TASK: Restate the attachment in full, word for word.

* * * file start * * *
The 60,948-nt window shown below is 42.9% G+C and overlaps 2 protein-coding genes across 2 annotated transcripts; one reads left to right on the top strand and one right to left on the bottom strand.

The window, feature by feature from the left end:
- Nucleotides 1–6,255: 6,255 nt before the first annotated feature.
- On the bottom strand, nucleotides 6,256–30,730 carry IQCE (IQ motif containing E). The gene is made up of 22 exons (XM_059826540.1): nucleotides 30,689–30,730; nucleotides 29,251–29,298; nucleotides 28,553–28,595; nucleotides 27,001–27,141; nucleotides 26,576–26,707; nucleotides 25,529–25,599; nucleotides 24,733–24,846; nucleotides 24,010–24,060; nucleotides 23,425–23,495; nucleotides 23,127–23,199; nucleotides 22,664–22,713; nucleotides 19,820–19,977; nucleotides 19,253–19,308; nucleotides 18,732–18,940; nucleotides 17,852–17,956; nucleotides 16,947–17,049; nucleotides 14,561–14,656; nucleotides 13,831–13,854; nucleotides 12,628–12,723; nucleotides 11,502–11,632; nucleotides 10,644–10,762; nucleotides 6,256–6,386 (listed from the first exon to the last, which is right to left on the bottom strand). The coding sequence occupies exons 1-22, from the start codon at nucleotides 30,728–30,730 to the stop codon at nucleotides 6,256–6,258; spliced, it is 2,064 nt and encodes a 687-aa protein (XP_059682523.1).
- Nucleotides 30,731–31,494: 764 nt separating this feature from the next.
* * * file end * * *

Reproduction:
The 60,948-nt window shown below is 42.9% G+C and overlaps 2 protein-coding genes across 2 annotated transcripts; one reads left to right on the top strand and one right to left on the bottom strand.

The window, feature by feature from the left end:
- Nucleotides 1–6,255: 6,255 nt before the first annotated feature.
- On the bottom strand, nucleotides 6,256–30,730 carry IQCE (IQ motif containing E). The gene is made up of 22 exons (XM_059826540.1): nucleotides 30,689–30,730; nucleotides 29,251–29,298; nucleotides 28,553–28,595; nucleotides 27,001–27,141; nucleotides 26,576–26,707; nucleotides 25,529–25,599; nucleotides 24,733–24,846; nucleotides 24,010–24,060; nucleotides 23,425–23,495; nucleotides 23,127–23,199; nucleotides 22,664–22,713; nucleotides 19,820–19,977; nucleotides 19,253–19,308; nucleotides 18,732–18,940; nucleotides 17,852–17,956; nucleotides 16,947–17,049; nucleotides 14,561–14,656; nucleotides 13,831–13,854; nucleotides 12,628–12,723; nucleotides 11,502–11,632; nucleotides 10,644–10,762; nucleotides 6,256–6,386 (listed from the first exon to the last, which is right to left on the bottom strand). The coding sequence occupies exons 1-22, from the start codon at nucleotides 30,728–30,730 to the stop codon at nucleotides 6,256–6,258; spliced, it is 2,064 nt and encodes a 687-aa protein (XP_059682523.1).
- Nucleotides 30,731–31,494: 764 nt separating this feature from the next.